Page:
ALLEN K. KRAUSE
This address starts with the premise that the term Pathogenesis, applied to tuberculosis, seeks to define a purely clinical concept. Modern medicine has made it plain that anatomical effects of tubercle bacilli quite commonly and, indeed, rather characteristically exist in the body without appreciable disturbance of the economy of the human organism. After bacilli are received, tuberculous foci form; they evolve and subside, they come and go, they reproduce and spread, they remain engrafted throughout a lifetime; meanwhile, if situated away from the surface of the body, they pursue their course entirely unknown to their possessor, and unfelt. If (let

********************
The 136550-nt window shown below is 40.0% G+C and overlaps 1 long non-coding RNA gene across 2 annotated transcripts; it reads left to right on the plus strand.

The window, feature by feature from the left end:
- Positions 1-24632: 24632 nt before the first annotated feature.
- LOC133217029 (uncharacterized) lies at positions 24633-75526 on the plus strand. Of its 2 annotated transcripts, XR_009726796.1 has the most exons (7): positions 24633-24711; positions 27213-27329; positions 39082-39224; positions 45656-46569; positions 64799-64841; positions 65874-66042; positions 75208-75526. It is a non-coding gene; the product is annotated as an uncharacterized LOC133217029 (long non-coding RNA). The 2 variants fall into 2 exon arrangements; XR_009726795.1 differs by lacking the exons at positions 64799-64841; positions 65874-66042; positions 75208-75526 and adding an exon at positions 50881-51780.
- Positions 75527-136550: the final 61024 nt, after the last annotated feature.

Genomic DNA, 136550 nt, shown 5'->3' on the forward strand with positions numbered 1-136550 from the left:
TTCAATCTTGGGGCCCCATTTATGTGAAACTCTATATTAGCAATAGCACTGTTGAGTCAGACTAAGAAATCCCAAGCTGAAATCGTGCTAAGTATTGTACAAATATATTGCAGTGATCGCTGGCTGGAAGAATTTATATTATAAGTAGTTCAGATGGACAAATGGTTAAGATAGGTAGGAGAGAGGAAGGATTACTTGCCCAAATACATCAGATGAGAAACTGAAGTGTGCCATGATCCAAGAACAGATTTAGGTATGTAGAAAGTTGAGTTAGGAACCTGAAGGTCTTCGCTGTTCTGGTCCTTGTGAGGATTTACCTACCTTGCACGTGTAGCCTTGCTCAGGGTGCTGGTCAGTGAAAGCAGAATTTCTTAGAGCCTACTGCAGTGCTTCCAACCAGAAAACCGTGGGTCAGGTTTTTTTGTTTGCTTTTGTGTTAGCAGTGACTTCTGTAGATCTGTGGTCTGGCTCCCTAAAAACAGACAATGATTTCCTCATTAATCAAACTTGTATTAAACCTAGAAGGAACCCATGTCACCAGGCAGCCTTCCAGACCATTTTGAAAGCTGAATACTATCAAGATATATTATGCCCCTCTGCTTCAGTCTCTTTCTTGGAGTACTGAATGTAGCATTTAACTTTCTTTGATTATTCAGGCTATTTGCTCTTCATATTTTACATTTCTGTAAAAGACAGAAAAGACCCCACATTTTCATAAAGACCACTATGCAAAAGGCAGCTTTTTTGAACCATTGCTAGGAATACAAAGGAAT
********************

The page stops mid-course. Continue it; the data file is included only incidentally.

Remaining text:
KRAUSE AK. Factors in the Pathogenesis of Tuberculosis12: With a Preliminary Discussion of Activity. Ann Intern Med. ;2:21–55. doi: 10.7326/0003-4819-2-1-21
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Published: Ann Intern Med. 1928;2(1):21-55.
Infectious Disease, Mycobacterial Infections.
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